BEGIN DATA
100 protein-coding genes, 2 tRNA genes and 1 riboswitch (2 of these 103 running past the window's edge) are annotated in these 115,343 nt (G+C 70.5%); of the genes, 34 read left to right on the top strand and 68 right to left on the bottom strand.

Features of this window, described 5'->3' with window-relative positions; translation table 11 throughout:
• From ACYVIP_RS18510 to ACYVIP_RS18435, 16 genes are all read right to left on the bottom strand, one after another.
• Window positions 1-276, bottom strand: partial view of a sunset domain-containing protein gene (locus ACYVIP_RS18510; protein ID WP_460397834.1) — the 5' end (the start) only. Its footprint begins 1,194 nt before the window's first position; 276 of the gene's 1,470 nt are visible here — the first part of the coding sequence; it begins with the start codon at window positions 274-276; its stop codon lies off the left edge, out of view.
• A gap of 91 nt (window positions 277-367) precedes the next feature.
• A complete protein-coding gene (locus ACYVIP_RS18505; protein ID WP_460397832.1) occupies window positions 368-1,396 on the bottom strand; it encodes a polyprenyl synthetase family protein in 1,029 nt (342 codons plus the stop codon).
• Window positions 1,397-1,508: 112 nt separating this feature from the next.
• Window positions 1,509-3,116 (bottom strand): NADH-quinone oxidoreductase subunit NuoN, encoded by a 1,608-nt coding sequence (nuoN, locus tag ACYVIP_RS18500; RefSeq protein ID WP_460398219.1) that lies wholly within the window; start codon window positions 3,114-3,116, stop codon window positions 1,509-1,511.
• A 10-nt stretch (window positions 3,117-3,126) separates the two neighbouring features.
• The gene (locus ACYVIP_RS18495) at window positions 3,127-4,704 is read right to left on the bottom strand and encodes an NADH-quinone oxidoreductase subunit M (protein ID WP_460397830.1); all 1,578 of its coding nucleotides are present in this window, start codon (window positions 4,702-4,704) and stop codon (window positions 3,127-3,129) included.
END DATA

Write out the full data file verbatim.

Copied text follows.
100 protein-coding genes, 2 tRNA genes and 1 riboswitch (2 of these 103 running past the window's edge) are annotated in these 115,343 nt (G+C 70.5%); of the genes, 34 read left to right on the top strand and 68 right to left on the bottom strand.

Features of this window, described 5'->3' with window-relative positions; translation table 11 throughout:
• From ACYVIP_RS18510 to ACYVIP_RS18435, 16 genes are all read right to left on the bottom strand, one after another.
• Window positions 1-276, bottom strand: partial view of a sunset domain-containing protein gene (locus ACYVIP_RS18510; protein ID WP_460397834.1) — the 5' end (the start) only. Its footprint begins 1,194 nt before the window's first position; 276 of the gene's 1,470 nt are visible here — the first part of the coding sequence; it begins with the start codon at window positions 274-276; its stop codon lies off the left edge, out of view.
• A gap of 91 nt (window positions 277-367) precedes the next feature.
• A complete protein-coding gene (locus ACYVIP_RS18505; protein ID WP_460397832.1) occupies window positions 368-1,396 on the bottom strand; it encodes a polyprenyl synthetase family protein in 1,029 nt (342 codons plus the stop codon).
• Window positions 1,397-1,508: 112 nt separating this feature from the next.
• Window positions 1,509-3,116 (bottom strand): NADH-quinone oxidoreductase subunit NuoN, encoded by a 1,608-nt coding sequence (nuoN, locus tag ACYVIP_RS18500; RefSeq protein ID WP_460398219.1) that lies wholly within the window; start codon window positions 3,114-3,116, stop codon window positions 1,509-1,511.
• A 10-nt stretch (window positions 3,117-3,126) separates the two neighbouring features.
• The gene (locus ACYVIP_RS18495) at window positions 3,127-4,704 is read right to left on the bottom strand and encodes an NADH-quinone oxidoreductase subunit M (protein ID WP_460397830.1); all 1,578 of its coding nucleotides are present in this window, start codon (window positions 4,702-4,704) and stop codon (window positions 3,127-3,129) included.